A new study has revealed that one-third of all fishery offences are connected to industrial interests. Of that third, more than half (59 percent) are connected to Chinese interests. 450 commercial fishing vessels are implicated, representing just 20 individual companies. While China takes the lion’s share of offences, Indonesian vessels came second with 15 percent and South Koren boats racked up 12 percent of the crimes.
Fish Crimes in the Global Oceans is the new report published in Science Advances. It was created for Oceana, an ocean conservation interest. A database of global fishing offences was analysed to break down where the most illegal activity is emanating from. Crimes were then connected to other activities, including money laundering, drug trafficking and forced labour.
Fishing offences explained
The study has found that almost half of all criminal activity was centred around fishing without relevant permits. In this case, independent and ‘artisanal’ fishers were mostly to blame. Under-declaring catch weights was a frequent offence but it was human rights issues that became prevalent. 11 percent of all illegal activity involved labour and human rights violations, which could include pay rates, worker hours and ages. Almost all of these were committed by industrial fishing fleets. Less frequent but still identified were cases of smuggling and fraud.
“Illegal fishing is ubiquitous across the world, threatening fisheries sustainability and inflicting high costs on the environment and society through declines in fish population, ecosystem degradation, revenue losses, and food insecurity,” The report reads. “Motivated by high demand for seafood, profit-seeking, and fewer fishes, illegal fishing accounts for nearly 11 to 26 million tonnes representing a quarter of the US$120 billion global landed value of fisheries. As a transnational and organized activity, illegal fishing potentially lends itself to labor and human rights abuses, as well as the trafficking of drugs, migrants, weapons, and wildlife, particularly in poorly regulated spaces.”
The data analysed was collated between 2000 and 2020. A total of 6853 events, spanning 18 offence categories were identified. Alongside Chinese-owned boats, E.U. and Canadian vessels were named as serial offenders and those from tax haven regions.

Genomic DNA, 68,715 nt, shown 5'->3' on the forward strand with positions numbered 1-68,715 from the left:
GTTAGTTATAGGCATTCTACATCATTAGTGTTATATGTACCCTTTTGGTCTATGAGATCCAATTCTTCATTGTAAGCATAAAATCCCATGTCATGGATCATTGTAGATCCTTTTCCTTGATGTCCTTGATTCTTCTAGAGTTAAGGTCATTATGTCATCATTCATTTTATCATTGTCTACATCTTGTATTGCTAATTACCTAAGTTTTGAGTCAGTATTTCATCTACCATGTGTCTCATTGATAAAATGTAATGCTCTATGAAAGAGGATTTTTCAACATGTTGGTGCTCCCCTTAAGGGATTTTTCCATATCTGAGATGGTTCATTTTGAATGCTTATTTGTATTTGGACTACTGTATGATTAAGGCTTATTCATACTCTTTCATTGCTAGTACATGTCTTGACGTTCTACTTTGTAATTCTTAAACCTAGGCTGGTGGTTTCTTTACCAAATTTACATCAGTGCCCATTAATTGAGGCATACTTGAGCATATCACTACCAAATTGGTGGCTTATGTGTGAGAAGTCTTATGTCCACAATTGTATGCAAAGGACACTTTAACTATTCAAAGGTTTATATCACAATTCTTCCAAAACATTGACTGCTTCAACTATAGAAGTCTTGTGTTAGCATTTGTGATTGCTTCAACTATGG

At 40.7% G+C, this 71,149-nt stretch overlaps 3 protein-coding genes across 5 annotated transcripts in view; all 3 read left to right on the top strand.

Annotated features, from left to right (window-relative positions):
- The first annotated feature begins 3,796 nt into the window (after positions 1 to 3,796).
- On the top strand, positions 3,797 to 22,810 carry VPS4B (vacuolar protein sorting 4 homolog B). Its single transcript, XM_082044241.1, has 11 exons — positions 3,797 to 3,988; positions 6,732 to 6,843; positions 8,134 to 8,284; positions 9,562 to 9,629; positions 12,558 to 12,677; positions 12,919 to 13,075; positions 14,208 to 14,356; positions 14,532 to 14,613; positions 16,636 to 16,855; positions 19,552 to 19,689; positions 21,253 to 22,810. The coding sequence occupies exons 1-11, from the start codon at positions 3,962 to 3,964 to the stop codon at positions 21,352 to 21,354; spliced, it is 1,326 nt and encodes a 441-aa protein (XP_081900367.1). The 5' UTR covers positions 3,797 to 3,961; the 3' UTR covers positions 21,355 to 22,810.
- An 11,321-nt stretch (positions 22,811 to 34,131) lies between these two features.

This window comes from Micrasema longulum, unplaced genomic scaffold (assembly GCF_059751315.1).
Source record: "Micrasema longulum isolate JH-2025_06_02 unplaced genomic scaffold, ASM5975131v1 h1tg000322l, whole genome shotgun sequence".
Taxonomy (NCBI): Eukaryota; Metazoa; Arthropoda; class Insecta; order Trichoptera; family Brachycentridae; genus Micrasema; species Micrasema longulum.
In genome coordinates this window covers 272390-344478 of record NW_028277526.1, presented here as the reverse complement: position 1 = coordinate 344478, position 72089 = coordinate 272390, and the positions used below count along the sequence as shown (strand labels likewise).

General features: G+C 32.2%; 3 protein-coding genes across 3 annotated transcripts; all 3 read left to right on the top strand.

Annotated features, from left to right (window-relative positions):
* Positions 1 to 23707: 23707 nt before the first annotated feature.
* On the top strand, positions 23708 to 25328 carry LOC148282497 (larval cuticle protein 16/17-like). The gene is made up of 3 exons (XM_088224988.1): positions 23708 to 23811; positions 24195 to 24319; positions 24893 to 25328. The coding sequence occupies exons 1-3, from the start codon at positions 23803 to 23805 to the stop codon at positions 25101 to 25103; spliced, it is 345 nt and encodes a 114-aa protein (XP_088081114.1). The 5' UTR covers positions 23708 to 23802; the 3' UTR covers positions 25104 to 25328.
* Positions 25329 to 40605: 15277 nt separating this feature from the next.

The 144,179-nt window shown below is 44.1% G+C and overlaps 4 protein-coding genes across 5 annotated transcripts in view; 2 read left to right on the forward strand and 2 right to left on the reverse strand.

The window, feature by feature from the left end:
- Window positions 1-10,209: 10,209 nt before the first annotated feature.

China’s history of fishing calamities
August 2020 saw Chinese fishing vessels raising alarm. An enormous fleet of approximately 260 boats was identified surrounding the Galápagos Islands. While boats had traditionally come to the region, the Ecuadorean navy had never seen such a high number before, leading to concerns about the protected marine ecosystem. In particular, the addition of large refrigerated fleets caused fears that overfishing would be undertaken. Two weeks later, China pledged to increase the sustainability rules facing its distance fishing fleet. Observers raised concerns that this would only happen if enforcement occurred. Countless other worrying practices, including the hunting of sharks, have been identified within the Chinese fishing sector.
Demand for seafood remains high in Asia, expected to see a 70 percent growth in the global seafood sector. More seafood is eaten per capita in Asia than anywhere else in the world, and as such, the fishing industry is increasingly under pressure to meet demand.
Educating the world
Last year, Netflix released Seaspiracy onto its streaming platform. The film shone a light on the devastating impact of commercial fishing. The documentary was met with mixed reviews. Activists praised the look at what the fishing industry is doing to the planet. Companies portrayed within took a dimmer view, insisting that they had been misrepresented. Oceana, the commissioner of the above report, was one that took umbrage with its portrayal.
Lead photo by Pok Rie at Pexels.